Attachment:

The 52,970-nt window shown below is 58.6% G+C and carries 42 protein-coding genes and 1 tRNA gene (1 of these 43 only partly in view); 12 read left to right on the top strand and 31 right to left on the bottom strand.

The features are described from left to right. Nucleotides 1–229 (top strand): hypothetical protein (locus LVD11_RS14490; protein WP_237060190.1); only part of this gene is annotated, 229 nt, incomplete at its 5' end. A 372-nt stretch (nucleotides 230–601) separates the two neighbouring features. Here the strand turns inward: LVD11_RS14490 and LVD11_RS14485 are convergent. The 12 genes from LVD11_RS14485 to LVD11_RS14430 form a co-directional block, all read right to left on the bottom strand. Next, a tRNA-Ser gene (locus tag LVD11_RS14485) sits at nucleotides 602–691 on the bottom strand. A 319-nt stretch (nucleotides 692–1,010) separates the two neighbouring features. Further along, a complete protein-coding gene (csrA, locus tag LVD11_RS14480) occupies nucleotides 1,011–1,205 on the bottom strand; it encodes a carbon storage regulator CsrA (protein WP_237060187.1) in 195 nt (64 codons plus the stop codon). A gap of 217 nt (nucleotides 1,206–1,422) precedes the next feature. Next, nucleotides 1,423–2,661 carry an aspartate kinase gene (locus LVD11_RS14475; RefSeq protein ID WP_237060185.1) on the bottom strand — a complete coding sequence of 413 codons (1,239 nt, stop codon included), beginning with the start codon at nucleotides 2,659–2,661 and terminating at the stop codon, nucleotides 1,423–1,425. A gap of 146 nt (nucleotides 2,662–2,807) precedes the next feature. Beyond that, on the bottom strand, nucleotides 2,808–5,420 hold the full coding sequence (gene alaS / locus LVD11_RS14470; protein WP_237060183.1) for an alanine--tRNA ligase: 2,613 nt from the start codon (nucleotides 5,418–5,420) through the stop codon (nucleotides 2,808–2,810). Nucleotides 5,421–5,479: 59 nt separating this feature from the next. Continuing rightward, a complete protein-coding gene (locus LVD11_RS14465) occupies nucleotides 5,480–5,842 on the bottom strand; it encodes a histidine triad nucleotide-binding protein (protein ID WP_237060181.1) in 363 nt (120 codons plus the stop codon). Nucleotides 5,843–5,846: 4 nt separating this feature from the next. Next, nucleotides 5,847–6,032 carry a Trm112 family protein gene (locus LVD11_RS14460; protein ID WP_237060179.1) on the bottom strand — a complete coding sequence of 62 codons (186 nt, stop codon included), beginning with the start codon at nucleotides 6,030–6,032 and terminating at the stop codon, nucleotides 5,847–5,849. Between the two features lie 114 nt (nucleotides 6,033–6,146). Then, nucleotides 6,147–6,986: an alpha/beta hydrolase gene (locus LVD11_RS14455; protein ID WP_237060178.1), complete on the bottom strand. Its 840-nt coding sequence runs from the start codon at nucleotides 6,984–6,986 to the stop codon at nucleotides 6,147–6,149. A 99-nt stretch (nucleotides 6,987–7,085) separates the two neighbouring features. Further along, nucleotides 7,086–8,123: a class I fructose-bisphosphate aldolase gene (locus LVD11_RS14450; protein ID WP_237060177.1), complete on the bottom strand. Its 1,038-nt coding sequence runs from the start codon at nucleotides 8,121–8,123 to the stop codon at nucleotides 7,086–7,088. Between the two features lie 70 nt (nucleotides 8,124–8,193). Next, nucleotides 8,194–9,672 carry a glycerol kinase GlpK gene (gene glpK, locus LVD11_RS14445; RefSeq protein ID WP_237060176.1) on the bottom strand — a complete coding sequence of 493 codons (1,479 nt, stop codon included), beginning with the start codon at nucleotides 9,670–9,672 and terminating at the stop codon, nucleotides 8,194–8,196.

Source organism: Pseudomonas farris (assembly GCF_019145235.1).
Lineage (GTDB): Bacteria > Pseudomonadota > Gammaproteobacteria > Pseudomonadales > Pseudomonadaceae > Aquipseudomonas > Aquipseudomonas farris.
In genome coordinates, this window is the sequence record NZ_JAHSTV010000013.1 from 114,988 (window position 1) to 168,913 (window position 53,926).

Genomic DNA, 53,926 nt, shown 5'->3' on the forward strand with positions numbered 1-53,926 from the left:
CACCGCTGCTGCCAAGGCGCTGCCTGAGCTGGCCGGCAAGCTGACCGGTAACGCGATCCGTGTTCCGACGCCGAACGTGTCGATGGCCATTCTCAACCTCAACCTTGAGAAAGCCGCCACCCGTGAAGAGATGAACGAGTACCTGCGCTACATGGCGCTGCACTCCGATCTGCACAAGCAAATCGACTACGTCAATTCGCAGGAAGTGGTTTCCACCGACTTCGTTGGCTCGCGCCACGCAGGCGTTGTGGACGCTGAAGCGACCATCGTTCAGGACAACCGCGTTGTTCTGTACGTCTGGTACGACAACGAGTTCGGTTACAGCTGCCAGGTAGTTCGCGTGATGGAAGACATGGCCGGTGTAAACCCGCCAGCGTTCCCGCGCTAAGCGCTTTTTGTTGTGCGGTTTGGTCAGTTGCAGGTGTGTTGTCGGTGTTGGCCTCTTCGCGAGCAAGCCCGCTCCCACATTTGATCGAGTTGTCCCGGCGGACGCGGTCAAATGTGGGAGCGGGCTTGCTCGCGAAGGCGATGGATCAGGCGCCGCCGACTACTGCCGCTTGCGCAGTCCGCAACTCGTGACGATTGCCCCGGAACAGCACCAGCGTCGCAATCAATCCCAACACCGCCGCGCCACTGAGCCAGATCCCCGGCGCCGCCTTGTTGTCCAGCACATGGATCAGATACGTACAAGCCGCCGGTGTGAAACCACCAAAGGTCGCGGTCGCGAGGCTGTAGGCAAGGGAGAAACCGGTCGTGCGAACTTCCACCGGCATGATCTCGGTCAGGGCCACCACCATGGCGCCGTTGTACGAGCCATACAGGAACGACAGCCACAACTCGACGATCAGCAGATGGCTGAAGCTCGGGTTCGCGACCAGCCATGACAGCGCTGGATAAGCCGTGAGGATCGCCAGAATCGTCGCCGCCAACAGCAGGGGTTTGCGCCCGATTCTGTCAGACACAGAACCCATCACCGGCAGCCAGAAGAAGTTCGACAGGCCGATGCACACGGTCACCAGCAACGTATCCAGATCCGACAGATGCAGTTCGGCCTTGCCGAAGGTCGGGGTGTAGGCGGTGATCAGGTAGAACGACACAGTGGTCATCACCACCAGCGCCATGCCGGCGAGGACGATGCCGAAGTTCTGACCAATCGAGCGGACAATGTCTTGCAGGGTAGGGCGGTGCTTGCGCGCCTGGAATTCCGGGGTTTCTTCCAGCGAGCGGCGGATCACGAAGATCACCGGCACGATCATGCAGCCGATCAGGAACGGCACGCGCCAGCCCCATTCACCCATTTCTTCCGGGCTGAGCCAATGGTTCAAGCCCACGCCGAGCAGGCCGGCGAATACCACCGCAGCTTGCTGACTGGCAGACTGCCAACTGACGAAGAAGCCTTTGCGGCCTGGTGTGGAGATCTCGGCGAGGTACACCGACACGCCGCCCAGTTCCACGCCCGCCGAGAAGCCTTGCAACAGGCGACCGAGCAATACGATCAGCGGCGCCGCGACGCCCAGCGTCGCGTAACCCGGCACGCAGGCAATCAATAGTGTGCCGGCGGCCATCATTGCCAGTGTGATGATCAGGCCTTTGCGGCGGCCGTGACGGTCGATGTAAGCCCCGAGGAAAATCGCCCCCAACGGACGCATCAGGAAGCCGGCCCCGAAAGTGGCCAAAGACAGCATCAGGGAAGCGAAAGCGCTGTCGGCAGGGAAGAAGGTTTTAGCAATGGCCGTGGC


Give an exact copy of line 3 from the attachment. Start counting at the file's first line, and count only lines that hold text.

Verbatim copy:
Source organism: Pseudomonas farris (assembly GCF_019145235.1).